Words and Images from Ed Felker

Posts tagged “servicewomen

In the Presence of Greatness:
The 10th Annual PHW 2-Fly Tournament

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Project Healing Waters has been doing their important work for over ten years now, and the Tenth Annual 2-Fly Tournament was part celebration of those years, and part fundraiser to successfully begin the next decade of Healing Those Who Serve. This year, a participant from each of the previous 2-Fly Tournaments was included in the field, so there were many heartfelt reunions taking place around Rose River Farm all weekend. J.R. Salzman, pictured above, fished in the very first 2-Fly, and an iconic image of him stalking trout in the gazebo pool is still used by Project Healing Waters today. In addition to being a fantastic fly fisherman, he’s also a world champion log roller and ESPY Best Outdoor Sports Athlete award winner.

We were honored to have Mr. Tom Brokaw as the keynote speaker this year. When I first met him as he arrived it occurred to me that some years had passed since last I saw him on TV. But despite being weary from travel he was warm and gracious with everyone he met. And everyone wanted to meet him. Then when it came time for him to speak, the years I noticed on him outside the tent washed away. He spoke in a strong, familiar voice with brightness in his eyes. He was in his element. He spoke of service and volunteerism and sacrifice. Of coming together as a nation, of duty and patriotism. He weaved nostalgia with relevance, humor with power. He spoke to every man, woman and child in that room and made us each feel like the focal point of his speech and the hope for the future not only of this organization, but of this nation. His words were like the Uncle Sam poster whose finger magically pointed at You, no matter from which direction you approached. He is a consummate professional. He hit it out of the park, without ever once glancing at a single note, and delivered the single best speech I have ever heard in my life. Rob Snowhite, the Fly Fishing Consultant, captured the speech in his podcast, linked here.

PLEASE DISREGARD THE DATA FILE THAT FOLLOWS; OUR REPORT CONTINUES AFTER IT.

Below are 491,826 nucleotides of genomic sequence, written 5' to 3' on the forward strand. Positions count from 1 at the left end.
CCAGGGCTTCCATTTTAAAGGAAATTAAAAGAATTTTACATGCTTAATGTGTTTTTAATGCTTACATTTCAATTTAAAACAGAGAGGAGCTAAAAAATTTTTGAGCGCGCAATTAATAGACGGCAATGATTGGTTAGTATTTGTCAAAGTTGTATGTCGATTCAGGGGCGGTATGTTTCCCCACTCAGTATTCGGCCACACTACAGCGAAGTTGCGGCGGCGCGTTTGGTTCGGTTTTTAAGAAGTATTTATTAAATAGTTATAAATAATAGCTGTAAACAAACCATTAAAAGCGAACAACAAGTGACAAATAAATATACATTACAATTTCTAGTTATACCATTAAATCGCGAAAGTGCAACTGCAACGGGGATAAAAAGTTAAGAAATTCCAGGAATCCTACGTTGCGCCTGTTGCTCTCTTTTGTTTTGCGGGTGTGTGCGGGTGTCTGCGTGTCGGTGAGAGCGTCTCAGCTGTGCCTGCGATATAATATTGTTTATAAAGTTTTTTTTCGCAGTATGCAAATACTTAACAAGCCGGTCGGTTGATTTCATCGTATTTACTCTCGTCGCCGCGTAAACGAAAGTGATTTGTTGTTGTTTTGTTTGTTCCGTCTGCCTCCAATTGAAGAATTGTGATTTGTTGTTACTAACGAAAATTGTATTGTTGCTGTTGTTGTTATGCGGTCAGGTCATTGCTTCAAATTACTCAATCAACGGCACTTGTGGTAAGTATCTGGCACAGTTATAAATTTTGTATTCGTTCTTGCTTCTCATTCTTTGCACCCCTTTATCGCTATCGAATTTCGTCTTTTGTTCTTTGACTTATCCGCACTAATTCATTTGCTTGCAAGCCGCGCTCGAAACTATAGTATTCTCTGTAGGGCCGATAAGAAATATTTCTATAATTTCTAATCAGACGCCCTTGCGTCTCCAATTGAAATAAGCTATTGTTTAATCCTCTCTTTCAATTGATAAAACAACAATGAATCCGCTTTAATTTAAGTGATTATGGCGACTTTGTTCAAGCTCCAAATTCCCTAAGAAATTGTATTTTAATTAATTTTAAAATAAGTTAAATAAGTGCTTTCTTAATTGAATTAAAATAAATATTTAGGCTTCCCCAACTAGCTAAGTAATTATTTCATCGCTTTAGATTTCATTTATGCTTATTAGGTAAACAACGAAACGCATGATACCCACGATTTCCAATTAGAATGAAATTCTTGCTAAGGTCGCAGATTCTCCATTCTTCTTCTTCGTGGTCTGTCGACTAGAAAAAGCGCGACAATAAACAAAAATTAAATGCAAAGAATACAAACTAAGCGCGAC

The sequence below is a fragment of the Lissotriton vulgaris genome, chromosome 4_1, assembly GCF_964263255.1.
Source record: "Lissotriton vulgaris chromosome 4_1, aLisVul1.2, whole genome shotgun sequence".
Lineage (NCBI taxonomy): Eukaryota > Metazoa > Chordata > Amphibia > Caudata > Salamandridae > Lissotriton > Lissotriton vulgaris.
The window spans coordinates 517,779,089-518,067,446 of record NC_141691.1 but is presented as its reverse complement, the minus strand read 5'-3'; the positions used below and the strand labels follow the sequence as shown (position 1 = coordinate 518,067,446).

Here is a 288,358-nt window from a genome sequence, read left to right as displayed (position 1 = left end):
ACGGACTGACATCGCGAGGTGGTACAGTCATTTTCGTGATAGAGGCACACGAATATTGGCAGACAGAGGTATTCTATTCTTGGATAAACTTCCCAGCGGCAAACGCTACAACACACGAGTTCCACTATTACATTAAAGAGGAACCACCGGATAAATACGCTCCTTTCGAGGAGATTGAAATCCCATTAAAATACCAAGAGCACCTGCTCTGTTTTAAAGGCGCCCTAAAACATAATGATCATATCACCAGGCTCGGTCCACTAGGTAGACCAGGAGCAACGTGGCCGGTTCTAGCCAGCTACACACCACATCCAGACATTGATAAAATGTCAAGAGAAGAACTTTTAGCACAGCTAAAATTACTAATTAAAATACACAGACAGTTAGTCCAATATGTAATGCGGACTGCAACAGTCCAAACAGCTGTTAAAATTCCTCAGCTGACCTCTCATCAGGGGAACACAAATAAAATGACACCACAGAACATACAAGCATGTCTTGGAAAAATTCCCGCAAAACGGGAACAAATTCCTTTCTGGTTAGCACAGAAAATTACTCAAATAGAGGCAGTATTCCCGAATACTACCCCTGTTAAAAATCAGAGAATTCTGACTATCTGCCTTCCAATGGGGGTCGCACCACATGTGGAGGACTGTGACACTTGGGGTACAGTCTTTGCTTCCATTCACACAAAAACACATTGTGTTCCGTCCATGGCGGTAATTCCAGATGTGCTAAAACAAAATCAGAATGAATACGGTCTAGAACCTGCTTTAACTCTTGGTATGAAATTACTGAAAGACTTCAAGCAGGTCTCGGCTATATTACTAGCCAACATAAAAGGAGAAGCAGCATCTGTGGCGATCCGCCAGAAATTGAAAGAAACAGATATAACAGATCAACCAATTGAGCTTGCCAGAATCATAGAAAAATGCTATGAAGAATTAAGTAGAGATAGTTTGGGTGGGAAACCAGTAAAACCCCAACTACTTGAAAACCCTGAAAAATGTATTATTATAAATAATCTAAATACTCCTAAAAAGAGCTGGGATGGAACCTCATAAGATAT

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Here he is speaking at the dinner. In the bottom left corner of the photo is his long time friend and fishing buddy, the legendary Lefty Kreh. In front of Lefty is PHW’s founder, Ed Nicholson.

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Douglas Dear, owner of Rose River Farm and Chairman Emeritus of the Project Healing Waters board of trustees, speaks to over 300 attendees, the largest crowd ever gathered for this event.

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This photo of Keith Gilbert (standing), who fished in the 4th Annual 2-Fly, was taken the Friday before the event. He and Joel Thompson, his guide for the tournament, got to meet each other and discuss strategies at a warmup event nearby.

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Sunday morning’s weather, for the severalth year in a row, left a bit to be desired. But these are fly fishermen. We all hoped for better weather, but I never heard a single angler complain about a little rain.